-  Mercredi 27 Février à 16h, salle 110

Franscesco Nitti (CPhT) : Exploring 5D holographic duals to QCD


-  Vendredi 22 Février à 11h, salle 110

Renée Hlozek (niversity of Capetown, South Africa) : Hunting in the dark : is the dynamics of tracking dark energy detectable ?

We highlight the unexpected impact of nucleosynthesis and other early universe constraints on the detectability of scaling quintessence dynamics at late times, showing that such dynamics may well be invisible until the unveiling of the Stage-IV dark energy experiments (DUNE, JDEM, LSST, SKA). Nucleosynthesis strongly limits potential deviations from LambdaCDM. Surprisingly, the standard CPL parametrisation, w(z) = w0 + waz=(1 + z), cannot match the nucleosynthesis bound for minimally coupled scalar fields. Given that such models are arguably the best-motivated alternatives to a cosmological constant these results may signifcantly impact future cosmological survey design and imply that dark energy may well be dynamical even if we do not detect any dynamics in the next decade.


-  Mercredi 13 Février à 11h, salle 110

David Mota (Université de Heidelberg) : Evading Equivalence Principle Violations, Cosmological and other Experimental Constraints in Scalar Field Theories with a Strong Coupling to Matter

I will show that, as a result of non-linear self-interactions, it is feasible, at least in light of the bounds coming from terrestrial tests of gravity, measurements of the Casimir force, optical experiments, and those constraints imposed by astrophysical and cosmological, for there to exist, in our Universe, one or more scalar fields that couple to matter much more strongly than gravity does. These scalar fields behave like chameleons : changing their properties to fit their surroundings. As a result these scalar fields can be not only very strongly coupled to matter, but also remain relatively light over solar system scales. These fields could also be detected by a number of future experiments provided they are properly designed to do so.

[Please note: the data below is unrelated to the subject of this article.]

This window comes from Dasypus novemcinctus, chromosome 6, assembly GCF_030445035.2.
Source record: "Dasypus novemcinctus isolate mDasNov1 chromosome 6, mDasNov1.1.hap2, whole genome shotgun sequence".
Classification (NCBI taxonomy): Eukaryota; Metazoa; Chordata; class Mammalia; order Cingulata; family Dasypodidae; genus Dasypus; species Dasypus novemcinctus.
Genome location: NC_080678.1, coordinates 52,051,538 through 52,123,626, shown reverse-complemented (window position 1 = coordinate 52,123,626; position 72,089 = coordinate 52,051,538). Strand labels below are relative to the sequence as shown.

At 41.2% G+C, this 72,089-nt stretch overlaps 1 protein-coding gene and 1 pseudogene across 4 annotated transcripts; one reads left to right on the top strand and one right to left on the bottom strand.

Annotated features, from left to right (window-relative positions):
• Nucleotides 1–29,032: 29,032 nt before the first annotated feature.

-  Mercredi 6 Février à 16h, salle 114

Michele Liguori (DAMTP, Cambridge Univ.) : CMB primordial non-Gaussianity : results from WMAP and prospects for Planck

Small, but non-vanishing non-Gaussianity (NG) of primordial cosmological perturbations is a general prediction of inflation. The amplitude of the expected non-Gaussian signal is model-dependent and can vary by many orders of magnitude from one scenario to another. For this reason experimental bounds on primordial NG allow us to significantly constrain different scenarios for the generation of perturbations in the context of inflation. In this talk I will firstly review and discuss recent claims of detection of a primordial non-Gaussian signal in the WMAP temperature data. I will then show how the accuracy and the robustness of these results can be significantly improved and tested using the future temperature and polarization datasets from the Planck satellite.


-  Mardi 5 Février à 10h30, salle 110

Daniele Steer (APC) : Collisions of strings with Y-junctions


-  Mercredi 30 Janvier à 11h, salle 110

Dmitry Podolsky (Helsinki) : Infrared divergences in de Sitter space

Analytic continuation of AdS/CFT correspondence into dS/CFT shows on the field theory side that the corresponding ? should be non-unitary. This allows one to argue that de Sitter space is intrinsically unstable, and I discuss what does this instability mean on the gravity side.